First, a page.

The ups and downs of daily Trans / non-binary visibility.

The ups and downs of daily Trans / non-binary visibility.
Day turns to night and La Princess is looking like something from a science fiction movie, complete with special effects. She is heading down this street back to the building where she was first found to sleep.

My TDOV, Trans Day of Visibility, started with some young men (old boys?) giggling as I walked past in my colourful non-binary finery. It’s not their fault. They’re stuck referencing whatever is trendy just so they don’t stand out and get attacked. Society only tolerates you if it deems you entertaining. Waiting for a bus is not entertaining and therefore confuses people.

In comparison, my return bus trip gave me a wonderful conversation with an older woman. She loved my fashion choices and was 100% respectful to my wife and me. She asked if I was gay, to which I explained I wasn’t. Nor was I bisexual. She wondered, curiously, what I was. I happily explained what it was to be non-binary.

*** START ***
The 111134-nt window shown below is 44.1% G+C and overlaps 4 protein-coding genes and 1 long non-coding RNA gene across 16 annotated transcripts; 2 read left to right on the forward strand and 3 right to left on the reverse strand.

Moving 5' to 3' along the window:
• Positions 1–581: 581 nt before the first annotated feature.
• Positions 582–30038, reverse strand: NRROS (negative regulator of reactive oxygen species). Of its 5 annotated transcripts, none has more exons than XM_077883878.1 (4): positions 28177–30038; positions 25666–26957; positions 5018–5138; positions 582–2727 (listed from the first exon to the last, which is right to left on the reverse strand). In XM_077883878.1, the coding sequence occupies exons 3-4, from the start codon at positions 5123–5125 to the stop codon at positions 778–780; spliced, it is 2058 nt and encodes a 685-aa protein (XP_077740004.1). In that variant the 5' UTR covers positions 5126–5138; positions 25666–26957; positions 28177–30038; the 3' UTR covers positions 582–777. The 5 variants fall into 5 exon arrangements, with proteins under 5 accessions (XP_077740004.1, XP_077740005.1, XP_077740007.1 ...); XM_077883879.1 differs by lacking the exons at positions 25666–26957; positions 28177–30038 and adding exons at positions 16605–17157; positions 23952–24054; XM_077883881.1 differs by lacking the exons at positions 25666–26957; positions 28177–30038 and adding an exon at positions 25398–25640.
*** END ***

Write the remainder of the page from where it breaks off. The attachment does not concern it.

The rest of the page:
Sandwiched between those experiences, I went to a safe space at the Museum of Liverpool, and enjoyed an afternoon of Trans joy. Quickly followed by cis-confusion as to why a “man” in a skirt would go into Greggs. Gender non-conforming ring doughnut, obvs.

I’ve written about this kind of experiences before, and I’m sure I will again. There is fear and confusion in the world, but there is also curiosity. Somehow, I need to be relaxed enough to embrace curiosity when it comes my way and not be afraid of others. It’s certainly tough. All my years of being invisibly different did not prepare me for being visibly different. I hope that by being visibly trans is a positive experience because that’s my life now. Visibly trans non-binary while grabbing a Greggs and blowing peoples minds. This is the way.

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